# On memoization

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Summary:

Using “open” recursion:

• We can separate memoization logic from function logic.
• We can memoize functions without modifying the syntax of the function.
• We can make functions generic across multiple types of memoization.

# Memoization in Rust.

Consider a recursive function. The most basic example is the Fibonacci sequence. Here is a naive implementation:

`fn fib_naive(arg: u32) -> u32 {    match arg {        0 => 0,        1 => 1,        n => fib_naive(n - 1) + fib_naive(n - 2),    }}fn main() {    assert_eq!(fib_naive(40), 102334155);}`

Calculating `fib_naive(40)` on my computer takes almost a second. If we look at this function, we can reason about it’s performance. The result of `fib_naive` is going to be `0`, `1` or the result of two calls to `fib_naive` added together. If we only have `0`, `1`, and addition at our disposal, then it will take at least `fib_naive(n)` additions to calculate `fib_naive(n)`. This is unacceptable performance for anything but the smallest values of `n`.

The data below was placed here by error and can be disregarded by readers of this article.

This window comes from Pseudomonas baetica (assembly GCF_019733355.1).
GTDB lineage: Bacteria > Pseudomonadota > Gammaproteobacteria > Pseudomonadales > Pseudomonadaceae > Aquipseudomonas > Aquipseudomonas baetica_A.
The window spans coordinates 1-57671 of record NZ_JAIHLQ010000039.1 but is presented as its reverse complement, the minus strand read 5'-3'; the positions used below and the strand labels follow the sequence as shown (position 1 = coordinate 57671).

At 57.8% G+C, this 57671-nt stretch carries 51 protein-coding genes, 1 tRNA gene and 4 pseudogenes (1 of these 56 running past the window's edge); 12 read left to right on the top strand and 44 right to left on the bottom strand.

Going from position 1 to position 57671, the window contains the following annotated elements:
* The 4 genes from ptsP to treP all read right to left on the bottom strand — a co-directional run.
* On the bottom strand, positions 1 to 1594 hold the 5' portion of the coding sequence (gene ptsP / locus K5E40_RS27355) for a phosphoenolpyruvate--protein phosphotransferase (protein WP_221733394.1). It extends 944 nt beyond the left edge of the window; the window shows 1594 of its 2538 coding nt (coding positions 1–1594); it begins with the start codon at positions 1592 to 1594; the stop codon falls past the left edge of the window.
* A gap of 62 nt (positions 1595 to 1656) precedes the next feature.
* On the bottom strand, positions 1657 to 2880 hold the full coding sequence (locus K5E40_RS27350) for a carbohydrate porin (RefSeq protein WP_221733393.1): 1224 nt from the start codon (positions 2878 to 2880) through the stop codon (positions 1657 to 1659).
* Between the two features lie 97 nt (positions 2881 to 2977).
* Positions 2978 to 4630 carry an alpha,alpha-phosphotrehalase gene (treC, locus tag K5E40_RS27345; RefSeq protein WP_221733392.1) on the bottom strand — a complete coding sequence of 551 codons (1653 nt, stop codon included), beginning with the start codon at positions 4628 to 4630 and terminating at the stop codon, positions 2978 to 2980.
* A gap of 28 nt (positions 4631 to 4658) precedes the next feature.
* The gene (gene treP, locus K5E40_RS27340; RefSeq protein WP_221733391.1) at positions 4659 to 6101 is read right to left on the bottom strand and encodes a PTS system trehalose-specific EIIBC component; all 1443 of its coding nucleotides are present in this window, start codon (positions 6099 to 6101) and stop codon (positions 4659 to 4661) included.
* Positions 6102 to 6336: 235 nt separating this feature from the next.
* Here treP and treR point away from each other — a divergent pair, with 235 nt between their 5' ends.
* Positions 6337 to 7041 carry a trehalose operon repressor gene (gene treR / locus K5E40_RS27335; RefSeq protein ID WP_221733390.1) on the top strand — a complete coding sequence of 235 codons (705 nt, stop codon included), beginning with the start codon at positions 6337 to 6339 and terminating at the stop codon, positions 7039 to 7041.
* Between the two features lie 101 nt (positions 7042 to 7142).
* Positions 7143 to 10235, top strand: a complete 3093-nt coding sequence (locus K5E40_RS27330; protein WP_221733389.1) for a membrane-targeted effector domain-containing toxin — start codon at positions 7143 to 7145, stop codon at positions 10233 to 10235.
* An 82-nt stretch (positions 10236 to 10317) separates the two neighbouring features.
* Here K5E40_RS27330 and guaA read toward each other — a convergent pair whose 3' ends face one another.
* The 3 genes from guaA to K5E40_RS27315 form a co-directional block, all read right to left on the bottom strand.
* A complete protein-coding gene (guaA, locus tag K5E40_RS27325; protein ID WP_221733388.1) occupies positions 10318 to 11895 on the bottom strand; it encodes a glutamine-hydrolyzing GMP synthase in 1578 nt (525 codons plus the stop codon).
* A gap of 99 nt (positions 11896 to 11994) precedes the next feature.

# Memoizing the results

One way to improve performance is to memoize the results. That means that when we call our function, we record what the result is in some kind…

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